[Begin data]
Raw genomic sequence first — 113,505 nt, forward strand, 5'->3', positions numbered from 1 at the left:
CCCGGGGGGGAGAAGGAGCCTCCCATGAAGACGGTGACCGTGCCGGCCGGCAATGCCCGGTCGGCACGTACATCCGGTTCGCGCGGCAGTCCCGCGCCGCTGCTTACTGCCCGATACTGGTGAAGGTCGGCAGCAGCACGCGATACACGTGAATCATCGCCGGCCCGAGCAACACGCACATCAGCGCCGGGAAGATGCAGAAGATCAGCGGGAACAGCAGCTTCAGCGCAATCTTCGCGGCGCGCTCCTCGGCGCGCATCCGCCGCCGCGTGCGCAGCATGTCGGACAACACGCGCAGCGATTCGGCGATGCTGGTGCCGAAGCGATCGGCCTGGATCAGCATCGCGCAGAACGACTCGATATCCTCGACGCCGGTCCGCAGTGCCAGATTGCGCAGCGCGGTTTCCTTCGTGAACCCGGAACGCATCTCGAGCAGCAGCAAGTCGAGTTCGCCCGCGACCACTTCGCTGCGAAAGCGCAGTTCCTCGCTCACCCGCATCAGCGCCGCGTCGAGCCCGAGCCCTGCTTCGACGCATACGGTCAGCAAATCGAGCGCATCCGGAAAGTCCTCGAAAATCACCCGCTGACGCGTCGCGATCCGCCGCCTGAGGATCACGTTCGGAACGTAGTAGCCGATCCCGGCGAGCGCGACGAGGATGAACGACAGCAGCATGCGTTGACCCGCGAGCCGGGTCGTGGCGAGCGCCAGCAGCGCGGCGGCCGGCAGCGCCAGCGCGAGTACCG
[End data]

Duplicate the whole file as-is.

Raw genomic sequence first — 113,505 nt, forward strand, 5'->3', positions numbered from 1 at the left:
CCCGGGGGGGAGAAGGAGCCTCCCATGAAGACGGTGACCGTGCCGGCCGGCAATGCCCGGTCGGCACGTACATCCGGTTCGCGCGGCAGTCCCGCGCCGCTGCTTACTGCCCGATACTGGTGAAGGTCGGCAGCAGCACGCGATACACGTGAATCATCGCCGGCCCGAGCAACACGCACATCAGCGCCGGGAAGATGCAGAAGATCAGCGGGAACAGCAGCTTCAGCGCAATCTTCGCGGCGCGCTCCTCGGCGCGCATCCGCCGCCGCGTGCGCAGCATGTCGGACAACACGCGCAGCGATTCGGCGATGCTGGTGCCGAAGCGATCGGCCTGGATCAGCATCGCGCAGAACGACTCGATATCCTCGACGCCGGTCCGCAGTGCCAGATTGCGCAGCGCGGTTTCCTTCGTGAACCCGGAACGCATCTCGAGCAGCAGCAAGTCGAGTTCGCCCGCGACCACTTCGCTGCGAAAGCGCAGTTCCTCGCTCACCCGCATCAGCGCCGCGTCGAGCCCGAGCCCTGCTTCGACGCATACGGTCAGCAAATCGAGCGCATCCGGAAAGTCCTCGAAAATCACCCGCTGACGCGTCGCGATCCGCCGCCTGAGGATCACGTTCGGAACGTAGTAGCCGATCCCGGCGAGCGCGACGAGGATGAACGACAGCAGCATGCGTTGACCCGCGAGCCGGGTCGTGGCGAGCGCCAGCAGCGCGGCGGCCGGCAGCGCCAGCGCGAGTACCG